Fat cells may enhance cancer food supply

Fat cells, rather than what obese people eat, may fuel tumor growth, according to a new preclinical study involving mice. The University of Texas Health Science Center at Houston made the discovery, which suggests an intriguing new target for cancer drug developers down the line.

The finding moves beyond the idea that an obese person's diet could influence how cancer advances in the body (though they don't discount diet as one of many possible factors). But it also builds on previous research that painted a connection between some cancers and obesity without identifying what drove the link, the UT scientists note. In this new work, they've determined that tumors in mice essentially used the fat cells as food. The tumor cells sent out a signal that draws progenitor cells from white adipose (fat) tissue in mice. Those cells then feed tumors' blood vessel network, they determined, helping to fuel the cancer's growth.

"For the first time, we have demonstrated that excess fat is a key factor in cancer progression regardless of the diet contributing to the extra weight," senior author Mikhail Kolonin said in a statement.

This finding is a long way from being tested in humans. But it offers a compelling route for future research. Next, for example, the scientific team plans to explore what molecular mechanisms drive fat progenitor cells to a tumor. That's a logical point to proceed. If scientists can figure out what drives the process, then they can also focus on developing a drug that prevents it. And if they can accomplish this, blocking the fat food supply may also keep tumors from advancing and offer another viable option for cancer treatment.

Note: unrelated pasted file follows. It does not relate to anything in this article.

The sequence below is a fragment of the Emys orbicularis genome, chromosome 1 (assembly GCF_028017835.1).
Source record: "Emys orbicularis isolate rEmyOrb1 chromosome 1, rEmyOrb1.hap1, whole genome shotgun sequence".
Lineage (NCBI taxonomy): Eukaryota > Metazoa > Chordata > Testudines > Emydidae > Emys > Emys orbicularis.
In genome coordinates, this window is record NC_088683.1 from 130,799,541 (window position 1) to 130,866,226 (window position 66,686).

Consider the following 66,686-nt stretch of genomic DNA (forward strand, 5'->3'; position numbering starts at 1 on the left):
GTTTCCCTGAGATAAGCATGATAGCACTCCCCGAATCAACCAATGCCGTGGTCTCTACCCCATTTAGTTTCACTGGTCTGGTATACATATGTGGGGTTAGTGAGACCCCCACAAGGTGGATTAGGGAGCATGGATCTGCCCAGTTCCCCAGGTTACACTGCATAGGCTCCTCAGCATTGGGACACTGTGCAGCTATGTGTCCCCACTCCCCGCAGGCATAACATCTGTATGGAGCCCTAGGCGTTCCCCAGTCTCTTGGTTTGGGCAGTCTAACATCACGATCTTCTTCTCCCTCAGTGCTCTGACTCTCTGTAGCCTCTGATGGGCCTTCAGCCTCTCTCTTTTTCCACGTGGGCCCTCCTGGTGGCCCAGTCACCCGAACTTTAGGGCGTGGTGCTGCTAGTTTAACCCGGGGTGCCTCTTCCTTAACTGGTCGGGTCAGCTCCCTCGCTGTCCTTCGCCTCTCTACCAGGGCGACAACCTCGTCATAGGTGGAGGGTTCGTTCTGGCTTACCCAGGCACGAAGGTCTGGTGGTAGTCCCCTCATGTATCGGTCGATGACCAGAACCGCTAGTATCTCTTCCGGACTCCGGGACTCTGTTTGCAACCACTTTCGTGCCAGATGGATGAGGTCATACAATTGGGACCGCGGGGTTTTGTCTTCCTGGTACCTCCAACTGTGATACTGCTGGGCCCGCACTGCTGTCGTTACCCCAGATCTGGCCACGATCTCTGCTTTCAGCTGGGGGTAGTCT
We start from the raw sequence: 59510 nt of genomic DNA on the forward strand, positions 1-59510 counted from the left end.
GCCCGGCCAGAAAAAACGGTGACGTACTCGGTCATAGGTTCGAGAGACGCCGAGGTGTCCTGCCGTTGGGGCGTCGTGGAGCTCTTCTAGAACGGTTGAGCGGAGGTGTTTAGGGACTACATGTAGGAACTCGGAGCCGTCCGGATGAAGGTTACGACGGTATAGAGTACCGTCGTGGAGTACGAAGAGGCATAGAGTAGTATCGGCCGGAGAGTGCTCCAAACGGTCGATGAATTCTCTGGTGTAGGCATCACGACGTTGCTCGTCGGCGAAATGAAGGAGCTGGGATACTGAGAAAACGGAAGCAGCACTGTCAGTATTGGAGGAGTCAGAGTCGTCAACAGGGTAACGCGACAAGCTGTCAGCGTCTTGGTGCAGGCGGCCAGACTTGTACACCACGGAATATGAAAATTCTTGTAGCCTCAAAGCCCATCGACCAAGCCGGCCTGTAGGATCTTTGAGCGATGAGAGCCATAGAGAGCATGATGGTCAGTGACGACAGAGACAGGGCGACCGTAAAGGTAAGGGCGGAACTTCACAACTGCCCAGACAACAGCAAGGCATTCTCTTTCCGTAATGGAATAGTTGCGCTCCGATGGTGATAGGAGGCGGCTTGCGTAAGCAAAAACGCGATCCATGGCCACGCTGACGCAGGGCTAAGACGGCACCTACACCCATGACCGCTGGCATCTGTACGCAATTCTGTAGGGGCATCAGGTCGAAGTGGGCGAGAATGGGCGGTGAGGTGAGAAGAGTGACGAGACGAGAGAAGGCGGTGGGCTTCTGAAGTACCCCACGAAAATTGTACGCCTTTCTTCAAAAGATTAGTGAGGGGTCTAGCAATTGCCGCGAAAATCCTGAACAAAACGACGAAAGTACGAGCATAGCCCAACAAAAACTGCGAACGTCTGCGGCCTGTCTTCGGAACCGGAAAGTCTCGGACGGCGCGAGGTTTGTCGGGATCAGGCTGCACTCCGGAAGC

Cancer remains a concern in obese adults. The World Health Organization counted more than 1.4 billion obese adults in 2008, according to the researchers. During that same year, 7.6 million people in this category died of cancer. For details about the research finding, check out the latest issue of the journal Cancer Research.

- here's the release
- read the study

Suggested Articles

Scientists suggest that using more precise CRISPR techniques could contain blood stem cells' p53-mediated response to gene editing.

The committee spoke out against clinical applications of human germline genome editing and called for stronger global governance of the field.

A new assay that combines Illumina's ultradeep sequencing with Grail's machine-learning algorithm could detect multiple targetable cancer mutations.